Oppression and Stigma Module
- Understand the complex societal, professional, personal and cultural ways in which stigma regarding mental health (media, expert knowledge, individual identity) is perpetuated
- Understand systematic discrimination, racism, poverty, ageism, and other forms of marginalization and oppression as they relate to mental health
- Appreciate the changes to identity that arise from engagement with the mental health system
- Acknowledge how labelling can stigmatize and oppress marginalized groups and survivors of trauma
- Two poems written by youth who identify as racialized women and interview and focus group excerpts for both authors. CONTENT WARNING: these powerful pieces contain explicit descriptions of mental distress.
- Frontline stories of marginalization, discrimination, and nascent activism in Toronto’s deinstitutionalization era from writer and activist Pat Capponi’s, author of the 1992 autobiography “Upstairs in the Crazy House.”
- A reflection on the distance between the patient and the practitioner. Written by a Learning Ensemble community expert Lanny Beckman
- A short 5-part creative audio series that takes you through an extended aural journey of psychiatric institutionalization by exploring labelling, diagnosis, and historical violence.
- Two re-enacted plays from the 1940s CBC radio series that set out norms of what was considered “good” mental health. Sociologist Kathleen Kendall provides valuable contextualization for Canada’s first mental health educational campaign
- A short satirical essay contrasting attitudes toward cancer patients and mental health patients. Written by a Learning Ensemble community expert Lanny Beckman.
As a Canadian concerned about mental health, using an artefact that they have examined to develop their idea, have your students write a 250-word letter to a mental health organization or an elected official regarding stigma and oppression that could be addressed by a policy initiative.
Their letter should be addressed to one of the following organizations or people:
- Federal or Provincial Minister of Health
- Canadian Mental Health Association
- ArtBeat (Winnipeg)
Module Learning Lens
In the 18th century, Londoners used to travel to “Bedlam” – a vast institution for the mad on the outskirts of the city – for the holiday entertainment of watching the patients. Today, the Downtown East Side of Vancouver is regarded by some as a tourist destination, where visitors to the city can view the “street animals”, as one recounted on a recent web-posting that blamed the closure of large psychiatric hospitals for Canada’s poorest postal code. Such public showcasing of people who challenge societal notions of “normal” demonstrates the profound attitudinal barriers to social inclusion faced by people with mental health difficulties. They describe stigma as another whole aspect of their suffering, saying that deeply internalized shame can deter them from seeking help.
Stigma is defined as a mark of disgrace or inferiority associated with a particular circumstance, quality, or person, and it is widely understood that many people in Canada hold negative attitudes toward mental health difficulties. Discrimination is stigma in action, the unfair treatment and oppression of a person or group on the basis of prejudice. Our community experts noted the distinction between these two terms, raising concerns that the concept of stigma is not broad enough to encompass the marginalization that they experience. While a discussion focused on stigma usually acknowledges discrimination due to stereotyping, it remains apolitical and limits the agenda for systemic change. We found that academics agree, arguing that a focus on micro-level interpersonal actions masks social and economic marginalization and obscures unfair treatment and discrimination. In addition, stigma locates root causes in the service user rather than the unjust systems that exclude them. Certainly, the 1940’s radio plays presented in this module – some of Canada’s first efforts in a public mental health education – trace troubling behaviours to dysfunctional families and personal problems rather than the legacies of war or the Great Depression.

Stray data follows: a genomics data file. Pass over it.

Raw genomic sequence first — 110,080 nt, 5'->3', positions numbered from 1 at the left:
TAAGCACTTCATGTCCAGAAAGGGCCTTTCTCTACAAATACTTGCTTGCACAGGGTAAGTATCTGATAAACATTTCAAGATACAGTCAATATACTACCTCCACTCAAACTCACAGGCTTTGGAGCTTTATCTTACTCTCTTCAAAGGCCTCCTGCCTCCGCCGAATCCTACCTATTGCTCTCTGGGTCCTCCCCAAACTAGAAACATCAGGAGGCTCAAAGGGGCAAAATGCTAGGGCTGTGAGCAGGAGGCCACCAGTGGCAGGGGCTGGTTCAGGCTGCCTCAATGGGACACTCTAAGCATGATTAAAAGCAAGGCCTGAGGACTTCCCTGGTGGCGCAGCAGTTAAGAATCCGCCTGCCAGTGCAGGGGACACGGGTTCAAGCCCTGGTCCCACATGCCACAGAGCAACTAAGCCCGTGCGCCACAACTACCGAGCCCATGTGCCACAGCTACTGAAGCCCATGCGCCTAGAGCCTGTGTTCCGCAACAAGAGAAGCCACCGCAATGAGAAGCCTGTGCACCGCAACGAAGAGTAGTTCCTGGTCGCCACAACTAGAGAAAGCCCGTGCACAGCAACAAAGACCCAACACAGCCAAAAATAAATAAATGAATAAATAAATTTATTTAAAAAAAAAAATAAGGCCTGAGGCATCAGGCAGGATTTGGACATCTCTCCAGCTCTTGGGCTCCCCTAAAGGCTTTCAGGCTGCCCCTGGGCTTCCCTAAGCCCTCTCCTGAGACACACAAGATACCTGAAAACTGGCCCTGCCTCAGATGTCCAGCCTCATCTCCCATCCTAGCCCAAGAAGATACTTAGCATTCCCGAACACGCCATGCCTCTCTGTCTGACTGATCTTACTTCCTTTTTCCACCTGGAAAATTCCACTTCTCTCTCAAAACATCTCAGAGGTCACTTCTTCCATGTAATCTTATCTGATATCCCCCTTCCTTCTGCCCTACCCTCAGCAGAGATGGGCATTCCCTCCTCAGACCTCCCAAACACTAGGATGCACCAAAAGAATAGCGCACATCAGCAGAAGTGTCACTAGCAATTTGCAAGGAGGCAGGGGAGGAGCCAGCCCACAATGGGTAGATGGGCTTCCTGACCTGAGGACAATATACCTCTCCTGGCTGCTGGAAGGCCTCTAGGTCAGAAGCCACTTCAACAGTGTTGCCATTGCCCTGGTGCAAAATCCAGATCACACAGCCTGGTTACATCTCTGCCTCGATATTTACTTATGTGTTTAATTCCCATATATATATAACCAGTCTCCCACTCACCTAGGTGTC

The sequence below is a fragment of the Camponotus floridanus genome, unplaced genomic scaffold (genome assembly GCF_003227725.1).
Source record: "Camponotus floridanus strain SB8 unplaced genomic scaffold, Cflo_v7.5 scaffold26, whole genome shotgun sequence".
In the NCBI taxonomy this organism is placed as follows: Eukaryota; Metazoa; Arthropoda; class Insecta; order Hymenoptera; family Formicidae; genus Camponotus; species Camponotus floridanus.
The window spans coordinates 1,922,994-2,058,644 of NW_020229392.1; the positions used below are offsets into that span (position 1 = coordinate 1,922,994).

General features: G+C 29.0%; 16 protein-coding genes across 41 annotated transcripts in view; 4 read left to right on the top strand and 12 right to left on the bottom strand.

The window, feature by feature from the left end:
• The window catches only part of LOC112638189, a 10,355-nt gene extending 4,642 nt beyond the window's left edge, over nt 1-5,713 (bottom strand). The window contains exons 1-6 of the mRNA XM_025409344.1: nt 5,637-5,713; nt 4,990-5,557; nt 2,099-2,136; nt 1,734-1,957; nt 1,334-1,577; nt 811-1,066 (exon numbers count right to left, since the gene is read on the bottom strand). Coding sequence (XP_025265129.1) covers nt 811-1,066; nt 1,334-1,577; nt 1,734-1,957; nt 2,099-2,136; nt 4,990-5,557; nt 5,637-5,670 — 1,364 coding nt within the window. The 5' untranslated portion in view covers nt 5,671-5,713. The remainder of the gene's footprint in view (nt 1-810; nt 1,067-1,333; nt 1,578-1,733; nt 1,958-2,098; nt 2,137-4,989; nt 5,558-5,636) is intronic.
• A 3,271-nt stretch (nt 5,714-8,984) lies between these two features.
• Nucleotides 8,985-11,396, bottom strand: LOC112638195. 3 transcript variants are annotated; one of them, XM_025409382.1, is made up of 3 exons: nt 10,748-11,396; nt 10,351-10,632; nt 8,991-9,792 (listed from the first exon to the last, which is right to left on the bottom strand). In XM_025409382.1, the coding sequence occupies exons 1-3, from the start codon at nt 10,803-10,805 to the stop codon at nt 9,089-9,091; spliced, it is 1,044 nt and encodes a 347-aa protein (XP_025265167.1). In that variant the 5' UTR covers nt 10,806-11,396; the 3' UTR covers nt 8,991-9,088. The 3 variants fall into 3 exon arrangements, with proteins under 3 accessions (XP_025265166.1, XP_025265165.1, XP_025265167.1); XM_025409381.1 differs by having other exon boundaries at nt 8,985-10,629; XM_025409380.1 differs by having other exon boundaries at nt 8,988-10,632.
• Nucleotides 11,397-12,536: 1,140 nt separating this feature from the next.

How can we work to remedy this problem? Researchers suggest pulling the concept of oppression into the center of the picture. Oppression highlights the role of societal and structural exclusion, unmasks systemic racism and sanism within the mental health system, and accounts for persisting inequities in service provision and opportunities for people with mental health difficulties. It recasts the mental health dialogue as a conversation about civil and human rights and reframes stigma as a form of social, cultural and economic oppression. Placed in a human rights paradigm, the source of the problem shifts from individuals with mental health difficulties to persistent systemic power imbalances and interlocking oppressions. This conception makes space for structural initiatives with a deeper impact such as strategies to enhance work opportunities, political advocacy to address funding inequities, improved legal protection for individuals with mental health difficulties, and new practice models that promote shared decision making and collaborative practice. It also helps people with lived experience of mental health grab hold of a positive sense of self, then contribute to fighting stigma and discrimination. In this module we offer two key sets of components that speak directly to these issues. The story of Toronto writer and community worker Pat Capponi is an avenue to help future mental health practitioners understand the scope and impact of oppression. Two powerful poems by youth who identify as female and racialized open up understandings of the personal impacts of intersecting oppressions of racism and sanism. Educators and learners should use Learning Ensemble’s Anti-Oppression Statement alongside unit materials.